A civil war musket is largely accepted to be 100% accurate with five shots on a man sized target at a range of 100 yards.[i] A single shot accuracy of 20% at that distance. Now let’s assume, range, accuracy and size of target are proportional. A whiskey glass is around four and a half inches tall and the average height of a man in 1800 in the United States was five feet, seven inches or 67 inches.[ii] By these averages, that makes a whiskey glass 6.71% the height of a man in 1800. That makes an estimated accuracy of a musket shooting at a whiskey glass from 100 yards 1.34% with one shot. From 75 yards this accuracy slightly increases to 1.8% with one shot. Mike Fink did this for amusement and he boasted an accuracy of 100%. But this feat becomes increasingly less implausible when his other hobbies are considered which include standard bouts of feral bull riding and out jumping, running, fighting and smarting any man in the country.[iii] But how plausible are these myths? Mike Fink presents an interesting enigma in which man and myth are largely blurred in the middle. However, this myth most likely is just that, a myth. Though Mike Fink’s persona is largely rooted in fact, his tales and gregarious personality are products of the vicious nature of keelboat culture and the wild and violent expansion into the American West.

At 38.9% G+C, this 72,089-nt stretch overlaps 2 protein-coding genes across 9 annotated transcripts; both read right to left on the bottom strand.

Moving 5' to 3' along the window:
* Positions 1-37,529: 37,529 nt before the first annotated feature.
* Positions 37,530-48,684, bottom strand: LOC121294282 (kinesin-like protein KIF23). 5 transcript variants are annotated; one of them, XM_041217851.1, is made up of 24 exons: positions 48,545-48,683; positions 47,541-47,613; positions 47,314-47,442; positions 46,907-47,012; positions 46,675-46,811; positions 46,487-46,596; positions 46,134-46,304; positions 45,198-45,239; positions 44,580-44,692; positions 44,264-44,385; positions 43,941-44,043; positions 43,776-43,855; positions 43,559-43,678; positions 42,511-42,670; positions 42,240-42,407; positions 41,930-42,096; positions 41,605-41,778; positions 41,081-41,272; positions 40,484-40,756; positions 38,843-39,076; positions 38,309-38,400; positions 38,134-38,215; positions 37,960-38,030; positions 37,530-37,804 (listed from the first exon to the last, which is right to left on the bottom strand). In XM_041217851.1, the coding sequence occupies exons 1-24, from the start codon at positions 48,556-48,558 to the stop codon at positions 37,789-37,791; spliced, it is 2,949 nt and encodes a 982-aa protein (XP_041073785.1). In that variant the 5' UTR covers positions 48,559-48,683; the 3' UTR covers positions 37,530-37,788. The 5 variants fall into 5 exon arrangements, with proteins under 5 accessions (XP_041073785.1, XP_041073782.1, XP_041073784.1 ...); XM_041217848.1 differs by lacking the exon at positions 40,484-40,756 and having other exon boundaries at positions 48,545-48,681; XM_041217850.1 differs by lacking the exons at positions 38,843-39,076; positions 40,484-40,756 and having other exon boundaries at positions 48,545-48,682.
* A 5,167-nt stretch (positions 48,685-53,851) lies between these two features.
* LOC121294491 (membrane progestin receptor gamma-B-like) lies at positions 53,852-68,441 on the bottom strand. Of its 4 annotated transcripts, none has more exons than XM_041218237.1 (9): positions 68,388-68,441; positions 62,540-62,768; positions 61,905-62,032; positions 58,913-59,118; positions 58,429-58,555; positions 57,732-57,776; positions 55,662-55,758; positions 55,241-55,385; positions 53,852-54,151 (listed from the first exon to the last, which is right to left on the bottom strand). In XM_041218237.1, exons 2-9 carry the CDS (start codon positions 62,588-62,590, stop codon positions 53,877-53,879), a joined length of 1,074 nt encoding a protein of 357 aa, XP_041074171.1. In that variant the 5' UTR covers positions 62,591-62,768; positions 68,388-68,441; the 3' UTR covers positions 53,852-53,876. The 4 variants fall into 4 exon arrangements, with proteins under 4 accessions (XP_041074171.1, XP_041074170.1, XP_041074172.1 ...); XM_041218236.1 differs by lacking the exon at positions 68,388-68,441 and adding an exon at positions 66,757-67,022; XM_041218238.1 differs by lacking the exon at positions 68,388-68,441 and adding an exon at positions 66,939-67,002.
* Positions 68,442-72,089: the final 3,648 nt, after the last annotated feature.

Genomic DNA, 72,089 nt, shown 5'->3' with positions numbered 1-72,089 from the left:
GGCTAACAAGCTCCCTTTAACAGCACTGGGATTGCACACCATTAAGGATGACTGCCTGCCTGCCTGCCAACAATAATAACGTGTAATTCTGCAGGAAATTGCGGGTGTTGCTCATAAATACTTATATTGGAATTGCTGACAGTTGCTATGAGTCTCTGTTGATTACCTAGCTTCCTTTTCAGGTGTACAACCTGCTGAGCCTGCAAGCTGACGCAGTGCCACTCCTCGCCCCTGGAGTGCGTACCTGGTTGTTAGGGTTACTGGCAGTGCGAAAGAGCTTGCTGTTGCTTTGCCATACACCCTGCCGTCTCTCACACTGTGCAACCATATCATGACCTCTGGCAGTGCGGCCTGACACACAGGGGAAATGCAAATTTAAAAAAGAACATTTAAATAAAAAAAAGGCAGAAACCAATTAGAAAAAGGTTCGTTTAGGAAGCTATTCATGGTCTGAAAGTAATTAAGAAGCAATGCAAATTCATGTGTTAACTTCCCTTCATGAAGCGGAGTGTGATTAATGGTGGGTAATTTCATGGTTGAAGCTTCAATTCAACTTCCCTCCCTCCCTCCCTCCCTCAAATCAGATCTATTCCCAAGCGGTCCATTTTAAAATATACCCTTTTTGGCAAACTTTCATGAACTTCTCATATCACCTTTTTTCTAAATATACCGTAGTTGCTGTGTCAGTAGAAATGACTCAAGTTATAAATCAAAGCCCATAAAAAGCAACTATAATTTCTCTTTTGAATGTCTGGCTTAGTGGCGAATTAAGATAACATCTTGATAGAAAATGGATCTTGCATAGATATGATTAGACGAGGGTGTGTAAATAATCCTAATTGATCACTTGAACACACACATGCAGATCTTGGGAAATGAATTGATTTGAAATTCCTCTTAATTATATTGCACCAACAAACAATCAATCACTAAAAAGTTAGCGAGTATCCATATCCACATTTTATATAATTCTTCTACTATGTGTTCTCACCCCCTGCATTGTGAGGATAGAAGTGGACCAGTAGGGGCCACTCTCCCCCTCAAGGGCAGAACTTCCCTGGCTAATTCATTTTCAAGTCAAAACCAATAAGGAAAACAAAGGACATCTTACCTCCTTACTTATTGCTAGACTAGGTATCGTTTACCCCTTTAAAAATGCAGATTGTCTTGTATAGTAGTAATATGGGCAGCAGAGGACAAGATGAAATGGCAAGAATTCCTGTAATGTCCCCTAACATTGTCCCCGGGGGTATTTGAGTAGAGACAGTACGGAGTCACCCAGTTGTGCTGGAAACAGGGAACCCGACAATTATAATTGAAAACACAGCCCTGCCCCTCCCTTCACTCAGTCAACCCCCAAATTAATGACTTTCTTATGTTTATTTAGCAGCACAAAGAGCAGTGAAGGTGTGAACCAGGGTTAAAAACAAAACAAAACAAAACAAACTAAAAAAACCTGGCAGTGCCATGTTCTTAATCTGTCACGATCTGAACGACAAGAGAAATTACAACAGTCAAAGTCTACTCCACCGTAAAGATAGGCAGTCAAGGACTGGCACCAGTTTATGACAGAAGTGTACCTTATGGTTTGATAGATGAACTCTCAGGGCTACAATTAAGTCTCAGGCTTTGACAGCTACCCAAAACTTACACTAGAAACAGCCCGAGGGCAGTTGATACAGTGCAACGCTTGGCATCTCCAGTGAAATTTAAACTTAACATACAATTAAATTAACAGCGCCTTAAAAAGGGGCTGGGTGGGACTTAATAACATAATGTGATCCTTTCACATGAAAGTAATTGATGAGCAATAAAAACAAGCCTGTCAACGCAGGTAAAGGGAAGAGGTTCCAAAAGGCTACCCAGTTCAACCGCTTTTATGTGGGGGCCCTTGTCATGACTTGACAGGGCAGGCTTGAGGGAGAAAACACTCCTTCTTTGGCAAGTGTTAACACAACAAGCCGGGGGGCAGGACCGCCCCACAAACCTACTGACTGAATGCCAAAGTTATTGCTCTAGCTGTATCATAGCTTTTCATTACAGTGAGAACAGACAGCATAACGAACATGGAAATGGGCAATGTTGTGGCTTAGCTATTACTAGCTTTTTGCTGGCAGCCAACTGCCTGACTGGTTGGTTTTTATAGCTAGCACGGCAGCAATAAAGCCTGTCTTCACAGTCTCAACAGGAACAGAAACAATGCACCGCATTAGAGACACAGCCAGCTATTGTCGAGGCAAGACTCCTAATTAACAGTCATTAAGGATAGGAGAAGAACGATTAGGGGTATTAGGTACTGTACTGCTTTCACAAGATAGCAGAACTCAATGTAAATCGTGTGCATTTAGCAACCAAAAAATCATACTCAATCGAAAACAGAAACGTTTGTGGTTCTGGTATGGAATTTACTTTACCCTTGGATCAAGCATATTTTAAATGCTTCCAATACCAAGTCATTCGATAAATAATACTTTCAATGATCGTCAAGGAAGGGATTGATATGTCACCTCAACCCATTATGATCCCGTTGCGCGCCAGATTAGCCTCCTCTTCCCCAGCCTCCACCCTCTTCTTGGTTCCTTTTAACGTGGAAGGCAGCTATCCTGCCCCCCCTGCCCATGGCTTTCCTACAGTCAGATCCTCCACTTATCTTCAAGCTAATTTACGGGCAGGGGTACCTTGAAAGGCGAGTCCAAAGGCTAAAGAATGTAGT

In order to delve into the myth of Mike Fink it is necessary to provide known facts of the man himself. Mike Fink was born in Fort Pitt, Pennsylvania in 1770.[iv] When he entered his teens he also entered the Indian scouts at Fort Pitt and continued his militia work until 1790.[v] From there he transitioned to his mythical position, keelboat navigator. Keelboats were integral parts of transporting goods throughout America’s river systems from the east to the largely undeveloped West and vice versa. Keelboats were around 60 feet long and required vast amounts of strength and endurance to propel the boat up the river. Apart from the inherent physical demands of simply propelling the boat, keelboat navigators had to brave through the treacheries of the rivers (Mississippi, Ohio, Missouri, Yellowstone) that were naturally present such as waterfalls, rapids, rocks, sandbars and ice. They also faced several human obstacles such as Native Americans and outlaws that waited to intercept stuck and slow moving boats.[vi] This was an unforgiving trade in an unforgiving part of an unforgiving country. This culture perhaps provides an explanation for the outrageous claims made about the man who Mike Fink is claimed to be. Mike Fink was known for his impressive physical stature which for a keelboat navigator is completely plausible and necessary for that line of work. However, it is the description of his violence and ferocity that begins to manifest myth from fact.